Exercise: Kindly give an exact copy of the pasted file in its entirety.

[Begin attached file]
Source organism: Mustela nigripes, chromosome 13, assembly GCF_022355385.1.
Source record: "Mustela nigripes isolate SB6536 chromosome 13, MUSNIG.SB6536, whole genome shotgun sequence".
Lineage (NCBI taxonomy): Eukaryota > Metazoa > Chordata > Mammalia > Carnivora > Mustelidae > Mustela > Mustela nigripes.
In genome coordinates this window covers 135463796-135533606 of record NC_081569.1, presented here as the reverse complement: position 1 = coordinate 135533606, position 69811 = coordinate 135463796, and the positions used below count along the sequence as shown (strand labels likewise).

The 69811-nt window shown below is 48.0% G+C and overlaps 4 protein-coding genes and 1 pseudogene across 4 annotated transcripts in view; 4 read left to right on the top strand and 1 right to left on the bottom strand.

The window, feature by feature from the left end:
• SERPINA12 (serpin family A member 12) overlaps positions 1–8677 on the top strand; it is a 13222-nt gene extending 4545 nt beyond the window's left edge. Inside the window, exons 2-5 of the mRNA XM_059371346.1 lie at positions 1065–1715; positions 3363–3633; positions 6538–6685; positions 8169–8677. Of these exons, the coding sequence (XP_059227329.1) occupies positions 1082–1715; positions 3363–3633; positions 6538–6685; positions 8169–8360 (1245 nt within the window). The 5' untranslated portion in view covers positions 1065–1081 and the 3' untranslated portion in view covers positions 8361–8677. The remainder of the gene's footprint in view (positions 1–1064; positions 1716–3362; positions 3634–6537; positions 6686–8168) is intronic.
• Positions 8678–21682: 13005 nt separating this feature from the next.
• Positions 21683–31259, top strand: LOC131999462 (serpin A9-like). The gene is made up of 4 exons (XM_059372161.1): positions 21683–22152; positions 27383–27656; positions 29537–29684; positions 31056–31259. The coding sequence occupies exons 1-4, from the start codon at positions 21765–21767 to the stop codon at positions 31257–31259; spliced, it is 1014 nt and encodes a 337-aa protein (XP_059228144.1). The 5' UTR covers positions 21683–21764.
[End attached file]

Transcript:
Source organism: Mustela nigripes, chromosome 13, assembly GCF_022355385.1.
Source record: "Mustela nigripes isolate SB6536 chromosome 13, MUSNIG.SB6536, whole genome shotgun sequence".
Lineage (NCBI taxonomy): Eukaryota > Metazoa > Chordata > Mammalia > Carnivora > Mustelidae > Mustela > Mustela nigripes.
In genome coordinates this window covers 135463796-135533606 of record NC_081569.1, presented here as the reverse complement: position 1 = coordinate 135533606, position 69811 = coordinate 135463796, and the positions used below count along the sequence as shown (strand labels likewise).

The 69811-nt window shown below is 48.0% G+C and overlaps 4 protein-coding genes and 1 pseudogene across 4 annotated transcripts in view; 4 read left to right on the top strand and 1 right to left on the bottom strand.

The window, feature by feature from the left end:
• SERPINA12 (serpin family A member 12) overlaps positions 1–8677 on the top strand; it is a 13222-nt gene extending 4545 nt beyond the window's left edge. Inside the window, exons 2-5 of the mRNA XM_059371346.1 lie at positions 1065–1715; positions 3363–3633; positions 6538–6685; positions 8169–8677. Of these exons, the coding sequence (XP_059227329.1) occupies positions 1082–1715; positions 3363–3633; positions 6538–6685; positions 8169–8360 (1245 nt within the window). The 5' untranslated portion in view covers positions 1065–1081 and the 3' untranslated portion in view covers positions 8361–8677. The remainder of the gene's footprint in view (positions 1–1064; positions 1716–3362; positions 3634–6537; positions 6686–8168) is intronic.
• Positions 8678–21682: 13005 nt separating this feature from the next.
• Positions 21683–31259, top strand: LOC131999462 (serpin A9-like). The gene is made up of 4 exons (XM_059372161.1): positions 21683–22152; positions 27383–27656; positions 29537–29684; positions 31056–31259. The coding sequence occupies exons 1-4, from the start codon at positions 21765–21767 to the stop codon at positions 31257–31259; spliced, it is 1014 nt and encodes a 337-aa protein (XP_059228144.1). The 5' UTR covers positions 21683–21764.